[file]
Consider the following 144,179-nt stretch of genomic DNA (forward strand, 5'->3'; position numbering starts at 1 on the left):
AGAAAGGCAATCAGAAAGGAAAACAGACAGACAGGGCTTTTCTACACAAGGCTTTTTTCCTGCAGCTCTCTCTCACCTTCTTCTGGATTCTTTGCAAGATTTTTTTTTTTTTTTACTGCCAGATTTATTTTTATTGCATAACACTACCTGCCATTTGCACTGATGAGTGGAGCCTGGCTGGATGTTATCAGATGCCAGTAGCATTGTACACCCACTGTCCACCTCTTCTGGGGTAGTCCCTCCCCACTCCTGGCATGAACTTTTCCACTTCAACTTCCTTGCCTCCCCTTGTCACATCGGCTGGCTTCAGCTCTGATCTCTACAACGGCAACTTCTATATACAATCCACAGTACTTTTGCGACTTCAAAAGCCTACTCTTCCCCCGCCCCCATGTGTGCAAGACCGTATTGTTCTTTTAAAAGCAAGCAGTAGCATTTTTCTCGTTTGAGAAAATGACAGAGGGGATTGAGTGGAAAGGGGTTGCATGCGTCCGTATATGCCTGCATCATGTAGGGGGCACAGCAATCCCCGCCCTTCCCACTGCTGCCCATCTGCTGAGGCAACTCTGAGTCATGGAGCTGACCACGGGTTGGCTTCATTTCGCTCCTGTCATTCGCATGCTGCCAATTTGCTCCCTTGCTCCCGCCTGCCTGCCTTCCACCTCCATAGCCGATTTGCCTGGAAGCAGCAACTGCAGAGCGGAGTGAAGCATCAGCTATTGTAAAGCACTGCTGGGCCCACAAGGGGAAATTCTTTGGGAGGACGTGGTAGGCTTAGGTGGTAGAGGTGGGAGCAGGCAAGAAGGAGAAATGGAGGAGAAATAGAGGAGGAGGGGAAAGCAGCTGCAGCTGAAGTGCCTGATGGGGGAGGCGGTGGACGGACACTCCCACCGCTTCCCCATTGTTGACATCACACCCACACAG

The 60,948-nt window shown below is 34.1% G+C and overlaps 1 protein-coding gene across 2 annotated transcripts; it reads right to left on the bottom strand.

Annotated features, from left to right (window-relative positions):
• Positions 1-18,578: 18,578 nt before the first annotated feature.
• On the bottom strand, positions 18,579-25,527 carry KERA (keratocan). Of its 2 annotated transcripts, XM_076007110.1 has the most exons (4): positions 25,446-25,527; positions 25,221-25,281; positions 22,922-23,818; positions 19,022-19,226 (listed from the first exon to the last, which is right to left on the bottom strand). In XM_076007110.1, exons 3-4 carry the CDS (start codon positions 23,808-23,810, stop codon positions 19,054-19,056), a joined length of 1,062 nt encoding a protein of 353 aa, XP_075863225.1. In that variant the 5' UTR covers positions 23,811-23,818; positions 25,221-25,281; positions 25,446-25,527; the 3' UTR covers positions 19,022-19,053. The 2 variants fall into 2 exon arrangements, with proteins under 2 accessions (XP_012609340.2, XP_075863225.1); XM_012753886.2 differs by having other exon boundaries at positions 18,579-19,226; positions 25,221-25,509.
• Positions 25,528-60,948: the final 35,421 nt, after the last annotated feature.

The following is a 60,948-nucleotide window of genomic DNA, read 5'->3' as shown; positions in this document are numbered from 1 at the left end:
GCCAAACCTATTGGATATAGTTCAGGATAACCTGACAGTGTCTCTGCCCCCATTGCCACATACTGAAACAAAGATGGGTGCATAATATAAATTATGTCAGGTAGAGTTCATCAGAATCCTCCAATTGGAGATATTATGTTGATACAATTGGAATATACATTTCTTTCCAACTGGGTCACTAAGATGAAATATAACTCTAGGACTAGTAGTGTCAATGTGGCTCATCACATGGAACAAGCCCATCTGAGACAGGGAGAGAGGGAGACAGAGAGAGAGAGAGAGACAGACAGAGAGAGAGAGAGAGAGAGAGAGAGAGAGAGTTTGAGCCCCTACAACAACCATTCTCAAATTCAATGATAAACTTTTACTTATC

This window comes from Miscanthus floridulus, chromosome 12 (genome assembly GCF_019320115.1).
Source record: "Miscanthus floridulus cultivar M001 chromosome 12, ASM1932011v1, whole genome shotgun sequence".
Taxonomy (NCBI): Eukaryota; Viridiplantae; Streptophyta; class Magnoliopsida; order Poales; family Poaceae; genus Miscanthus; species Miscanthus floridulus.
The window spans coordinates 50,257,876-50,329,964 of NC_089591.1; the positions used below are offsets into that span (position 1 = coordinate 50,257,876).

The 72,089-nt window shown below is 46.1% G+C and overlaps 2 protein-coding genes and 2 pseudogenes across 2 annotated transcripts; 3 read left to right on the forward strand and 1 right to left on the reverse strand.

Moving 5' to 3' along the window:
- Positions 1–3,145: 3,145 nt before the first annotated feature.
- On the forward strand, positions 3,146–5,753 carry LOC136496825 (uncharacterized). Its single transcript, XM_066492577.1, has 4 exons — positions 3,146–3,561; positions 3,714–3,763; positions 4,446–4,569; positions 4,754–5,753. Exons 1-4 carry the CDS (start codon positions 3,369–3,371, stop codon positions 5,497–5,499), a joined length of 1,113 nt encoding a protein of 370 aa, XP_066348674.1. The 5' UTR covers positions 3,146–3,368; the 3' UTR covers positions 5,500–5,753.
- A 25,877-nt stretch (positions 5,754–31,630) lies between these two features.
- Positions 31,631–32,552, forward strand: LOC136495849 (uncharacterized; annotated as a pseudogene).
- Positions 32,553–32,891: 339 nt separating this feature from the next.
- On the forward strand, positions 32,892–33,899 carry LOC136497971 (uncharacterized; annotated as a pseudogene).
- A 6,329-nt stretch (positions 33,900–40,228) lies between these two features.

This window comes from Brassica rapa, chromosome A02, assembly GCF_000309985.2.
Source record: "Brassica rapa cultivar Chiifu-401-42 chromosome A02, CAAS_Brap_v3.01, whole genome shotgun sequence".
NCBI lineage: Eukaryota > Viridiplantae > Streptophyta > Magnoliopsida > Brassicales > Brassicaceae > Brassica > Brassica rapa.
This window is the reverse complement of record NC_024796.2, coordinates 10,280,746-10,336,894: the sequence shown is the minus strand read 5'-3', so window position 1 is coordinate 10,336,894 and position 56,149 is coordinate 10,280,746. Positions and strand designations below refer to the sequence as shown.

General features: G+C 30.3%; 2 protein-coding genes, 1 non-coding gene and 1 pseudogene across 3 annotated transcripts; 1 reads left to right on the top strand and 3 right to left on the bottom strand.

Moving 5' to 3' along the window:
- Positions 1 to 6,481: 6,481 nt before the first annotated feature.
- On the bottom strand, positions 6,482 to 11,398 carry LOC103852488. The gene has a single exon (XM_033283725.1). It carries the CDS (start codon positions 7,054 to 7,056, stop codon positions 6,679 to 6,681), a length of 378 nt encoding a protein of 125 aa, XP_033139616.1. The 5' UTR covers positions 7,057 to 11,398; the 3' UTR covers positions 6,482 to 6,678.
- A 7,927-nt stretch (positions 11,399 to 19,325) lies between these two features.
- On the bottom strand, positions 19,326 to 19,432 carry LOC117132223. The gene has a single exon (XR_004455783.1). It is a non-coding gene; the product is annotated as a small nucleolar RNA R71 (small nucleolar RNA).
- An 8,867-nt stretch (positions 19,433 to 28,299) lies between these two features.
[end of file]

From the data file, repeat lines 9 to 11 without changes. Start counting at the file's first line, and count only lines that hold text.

GCCAAACCTATTGGATATAGTTCAGGATAACCTGACAGTGTCTCTGCCCCCATTGCCACATACTGAAACAAAGATGGGTGCATAATATAAATTATGTCAGGTAGAGTTCATCAGAATCCTCCAATTGGAGATATTATGTTGATACAATTGGAATATACATTTCTTTCCAACTGGGTCACTAAGATGAAATATAACTCTAGGACTAGTAGTGTCAATGTGGCTCATCACATGGAACAAGCCCATCTGAGACAGGGAGAGAGGGAGACAGAGAGAGAGAGAGAGACAGACAGAGAGAGAGAGAGAGAGAGAGAGAGAGAGAGTTTGAGCCCCTACAACAACCATTCTCAAATTCAATGATAAACTTTTACTTATC

This window comes from Miscanthus floridulus, chromosome 12 (genome assembly GCF_019320115.1).
Source record: "Miscanthus floridulus cultivar M001 chromosome 12, ASM1932011v1, whole genome shotgun sequence".